Other half lives essay

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With this new government department in place as well as Jacob Riis and his band of citizen reformers pitching in, new construction went up, streets were cleaned, windows were carved into existing buildings, parks and playgrounds were created, substandard homeless shelters were shuttered, and on and on and on.

While New York's tenement problem certainly didn't end there and while we can't attribute all of the reforms above to Jacob Riis and How the Other Half Lives , few works of photography have had such a clear-cut impact on the world. It's little surprise that Roosevelt once said that he was tempted to call Riis "the best American I ever knew. Then, see what life was like inside the slums inhabited by New York's immigrants around the turn of the 20th century.

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By John Kuroski. Like this gallery? Share it: Share Tweet Email. A young girl, holding a baby, sits in a doorway next to a garbage can.

How The Other Half Lives Summary

Circa An Italian immigrant man smokes a pipe in his makeshift home under the Rivington Street Dump. Men stand in an alley known as "Bandit's Roost. Street children sleep near a grate for warmth on Mulberry Street. A boy and several men pause from their work inside a sweatshop.

A Thorough Look at Half-Life

Members of the infamous "Short Tail" gang sit under the pier at Jackson Street. Two poor child laborers sleep inside the building belonging to the Sun newspaper, for which they worked as newsboys. A squatter in the basement on Ludlow Street where he reportedly stayed for four years.

Inside an English family's home on West 28th Street. Lodgers rest in a crowded Bayard Street tenement that rents rooms for five cents a night and holds 12 people in a room just 13 feet long. Guns, knives, clubs, brass knuckles, and other weapons, that had been confiscated from residents in a city lodging house. An Italian rag picker sits inside her home on Jersey Street.

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How The Other Half Lives Summary

Children attend class at the Essex Market school. A man sorts through trash in a makeshift home under the 47th Street dump. Members of the Growler Gang demonstrate how they steal. Children stand in Mullen's Alley. Workers toil in a sweatshop inside a Ludlow Street tenement. Inside a "dive" on Broome Street.

Riis often photographed the decrepit conditions of the tenements.

Lodgers sit on the floor of the Oak Street police station. Rag pickers in Baxter Alley. These jobs and the way of life he led while looking for his niche in the world, opened Riis ' eyes to the poverty of the working…. Is he conscious…. Jacob Riis was one of these immigrants, he came to the United States in from Denmark. He was successful in carpentry, until people stole from him.


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As a result of the numerous thefts he eventually quit carpentry and took a job at the New York Tribune. Which, in turn, helped him become an author after some time. In Americans were shocked by a bold new book that made known the plights of the lower class. The book was called How the Other Half Lives.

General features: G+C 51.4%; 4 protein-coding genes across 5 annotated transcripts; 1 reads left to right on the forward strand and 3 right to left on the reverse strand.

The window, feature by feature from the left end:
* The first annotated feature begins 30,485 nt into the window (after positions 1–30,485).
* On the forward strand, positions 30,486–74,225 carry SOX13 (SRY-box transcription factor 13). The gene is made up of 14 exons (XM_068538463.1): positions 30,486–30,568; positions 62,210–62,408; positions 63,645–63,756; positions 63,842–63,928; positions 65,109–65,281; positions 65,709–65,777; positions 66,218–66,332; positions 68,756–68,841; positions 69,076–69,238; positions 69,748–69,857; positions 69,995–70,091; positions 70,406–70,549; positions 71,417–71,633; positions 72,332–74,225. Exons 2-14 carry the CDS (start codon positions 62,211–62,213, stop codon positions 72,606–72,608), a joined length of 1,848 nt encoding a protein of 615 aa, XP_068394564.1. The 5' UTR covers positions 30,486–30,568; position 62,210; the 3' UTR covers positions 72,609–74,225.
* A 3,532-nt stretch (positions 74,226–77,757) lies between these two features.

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People were awe-struck…. How the the other half lives written by Jacob Riis provides a very conflicted but rational scene upon which the development and state of living conditions were on the lower east side in the 19th century. Riis provided photographs of the streets, people, and tenement apartments he encountered, using black and white slides to coincide the text, his powerful images brought public attention to urban conditions giving us a visual understanding of his writing upon how the lower class lived.

Danish immigrant and New York City police reporter Jacob Riis took advantage of the camera and flashlight powder known as Blitzlichtpulver. Using this substance, Riis found he could create a harsh form of artificial light which would allow him to photograph in places never before seen by the average American. An avid voice for housing reform, Riis took this new photography style to the tenement districts of New York City. Riis spent his time going from building to building in areas heavily…. Riis, an immigrant, police reporter, photojournalist and most importantly: a pioneer and social reformer, tells a very captivating yet appalling experience of the lower class life in New York….

There was never a rich baby left out on the streets, only those who came from an extremely poor mother. Most babies come from the East where their mothers were not married and had no name other than their own to bestow upon the baby. In most cases, mothers would only wrap the innocent babies in newspaper. In rare occasions, they were some found in a clean slip and a little message pinned onto their diaper. The messages would be a note for…. Racism started to have its biggest impact on the construction of economic class during plantation slavery, in which labor and land encouraged wealth and power as well as oppression to the slaves.

The oppression of blacks by whites and whites defining themselves as white and in power began the construction of a dominant race, one in which individuals oppress others and build their own worth. As long as whites continued…. Essays Essays FlashCards. Browse Essays. Home Page Essay on Jacob A. Riis' How the Other Half Lives. Essay on Jacob A. Show More. He took at look at all the ways the poor lived in New York from their homes to their back alleys. Brief commentary was written and good photographs were taken.

Riis talked about the places they lived in from very poor lighted attics to nothing at all basements. Riis showed us the life this people lived and a time period in America that should never be forgotten.